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Nostalgia, Christmas, and traditions

As I sat in the car before doing the weekly Friday night grocery shopping, I was listening to this review of books on NPR full of poetic imagery and beautiful narrative. The first few books in particular caught my ear for their use of language. They reminded me of my own childhood and some of the happiest memories that stick after 20 or 30 years.

This was ironically timed to a discussion Kelly and I were having about the small moments of child memory and how often the most pleasant remembrances are unintended. It was a larger chat about the holidays, gift giving, grand attempts at tradition and what is meaningful.

I doubt either of my sets of grandparents intended to make my favorite memories so simple. A trip to the lake in Grandpa's boat, for instance, would probably be a better candidate. But instead, I get all nostalgic about the smell of coffee, bacon & eggs, sleeping in the crack between my grandparents' pushed-together beds watching Underdog at about 6am. On the other side of the family, it was the noon news on the tv in the kitchen as I was given a sliced hotdog, ketchup and mustard for dunking on the side, chocolate milk through a twisty straw, and Pringles.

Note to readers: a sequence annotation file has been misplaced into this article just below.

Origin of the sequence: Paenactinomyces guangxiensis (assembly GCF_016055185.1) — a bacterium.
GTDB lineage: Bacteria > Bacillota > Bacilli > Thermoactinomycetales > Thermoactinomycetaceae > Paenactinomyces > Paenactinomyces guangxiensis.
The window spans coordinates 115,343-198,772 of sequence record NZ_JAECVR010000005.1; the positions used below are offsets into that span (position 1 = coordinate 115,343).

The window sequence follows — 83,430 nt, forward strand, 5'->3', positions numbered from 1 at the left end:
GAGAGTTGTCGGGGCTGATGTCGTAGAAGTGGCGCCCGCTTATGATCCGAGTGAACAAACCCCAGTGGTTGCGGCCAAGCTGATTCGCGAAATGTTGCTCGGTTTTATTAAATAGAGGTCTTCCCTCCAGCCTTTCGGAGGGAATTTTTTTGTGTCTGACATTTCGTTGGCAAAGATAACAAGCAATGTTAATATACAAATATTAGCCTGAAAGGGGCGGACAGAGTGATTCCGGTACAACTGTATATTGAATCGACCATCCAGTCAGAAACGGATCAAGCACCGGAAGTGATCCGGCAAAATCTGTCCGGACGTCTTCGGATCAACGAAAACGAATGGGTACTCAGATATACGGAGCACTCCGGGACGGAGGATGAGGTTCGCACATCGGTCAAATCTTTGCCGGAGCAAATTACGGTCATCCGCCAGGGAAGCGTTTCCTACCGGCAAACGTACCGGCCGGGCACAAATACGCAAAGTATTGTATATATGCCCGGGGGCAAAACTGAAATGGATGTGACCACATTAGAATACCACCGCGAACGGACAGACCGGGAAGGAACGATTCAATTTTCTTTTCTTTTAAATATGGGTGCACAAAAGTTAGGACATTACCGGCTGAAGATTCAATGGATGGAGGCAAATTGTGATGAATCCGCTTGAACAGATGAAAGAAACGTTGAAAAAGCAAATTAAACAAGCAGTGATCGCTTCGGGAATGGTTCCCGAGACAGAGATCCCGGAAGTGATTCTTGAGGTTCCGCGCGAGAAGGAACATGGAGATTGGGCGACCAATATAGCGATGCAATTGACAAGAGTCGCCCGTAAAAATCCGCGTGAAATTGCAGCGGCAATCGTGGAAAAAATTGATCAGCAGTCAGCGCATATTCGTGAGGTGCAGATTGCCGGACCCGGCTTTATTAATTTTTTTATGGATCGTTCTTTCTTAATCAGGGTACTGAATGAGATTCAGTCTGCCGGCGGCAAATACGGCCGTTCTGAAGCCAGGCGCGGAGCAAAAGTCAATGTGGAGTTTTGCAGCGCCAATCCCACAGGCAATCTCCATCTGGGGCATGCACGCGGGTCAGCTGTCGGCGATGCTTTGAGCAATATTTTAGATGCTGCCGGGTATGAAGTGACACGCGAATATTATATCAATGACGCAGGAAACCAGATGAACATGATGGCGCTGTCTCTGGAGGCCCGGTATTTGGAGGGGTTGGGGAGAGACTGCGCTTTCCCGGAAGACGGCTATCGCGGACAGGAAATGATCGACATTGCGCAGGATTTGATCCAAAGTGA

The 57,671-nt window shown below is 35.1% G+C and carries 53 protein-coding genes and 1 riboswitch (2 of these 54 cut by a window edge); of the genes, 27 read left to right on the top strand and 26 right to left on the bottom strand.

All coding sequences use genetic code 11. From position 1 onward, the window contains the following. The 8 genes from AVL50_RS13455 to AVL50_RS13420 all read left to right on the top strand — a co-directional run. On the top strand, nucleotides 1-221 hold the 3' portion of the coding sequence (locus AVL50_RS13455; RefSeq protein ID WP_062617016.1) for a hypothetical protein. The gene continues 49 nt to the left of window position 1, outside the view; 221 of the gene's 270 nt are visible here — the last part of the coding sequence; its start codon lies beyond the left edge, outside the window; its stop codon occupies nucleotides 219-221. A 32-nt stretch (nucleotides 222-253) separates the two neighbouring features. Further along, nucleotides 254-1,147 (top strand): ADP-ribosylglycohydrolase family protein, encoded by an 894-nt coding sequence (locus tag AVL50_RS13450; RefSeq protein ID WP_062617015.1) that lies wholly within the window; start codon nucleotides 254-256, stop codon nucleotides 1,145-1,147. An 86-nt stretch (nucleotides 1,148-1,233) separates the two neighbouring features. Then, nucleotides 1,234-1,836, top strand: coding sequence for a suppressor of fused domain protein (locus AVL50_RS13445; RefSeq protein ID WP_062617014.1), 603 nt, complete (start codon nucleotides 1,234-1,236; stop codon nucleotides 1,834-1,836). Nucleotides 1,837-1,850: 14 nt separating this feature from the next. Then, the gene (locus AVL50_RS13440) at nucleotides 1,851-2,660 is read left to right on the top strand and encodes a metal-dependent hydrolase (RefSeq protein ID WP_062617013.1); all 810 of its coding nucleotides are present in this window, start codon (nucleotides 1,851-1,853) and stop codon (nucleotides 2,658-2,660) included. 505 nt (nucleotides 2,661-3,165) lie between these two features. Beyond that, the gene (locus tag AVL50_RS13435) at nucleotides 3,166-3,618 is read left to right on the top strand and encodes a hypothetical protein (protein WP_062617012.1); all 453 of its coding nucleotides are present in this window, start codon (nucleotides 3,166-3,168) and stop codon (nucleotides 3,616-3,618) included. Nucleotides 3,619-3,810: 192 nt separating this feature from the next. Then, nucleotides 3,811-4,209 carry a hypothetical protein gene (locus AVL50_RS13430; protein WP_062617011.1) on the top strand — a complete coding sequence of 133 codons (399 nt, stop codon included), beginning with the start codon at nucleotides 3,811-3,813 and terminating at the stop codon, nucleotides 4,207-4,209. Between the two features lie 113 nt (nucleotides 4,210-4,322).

The point being that we don't control our kids. They're independent little beings who will remember what they remember. Appreciate what they appreciate. Our best intentions may be lost to time. We didn't make a Santa trip this year. Not because we are in this growing trend of being anti-Santa "cruelty & lies." They didn't ask. They're not old enough to ask. And until they are, it would mostly be for us. Which seems silly.

We're less, I think, about creating grand moments of holiday memory for our kids and more about living small moments of togetherness that, hopefully, they'll be thankful for one day.

It's funny how the older I get the less I remember what I got each Christmas. But the more I remember like it was yesterday the smell of my grandmother's particular cookie recipe. I'd really love a cookie...


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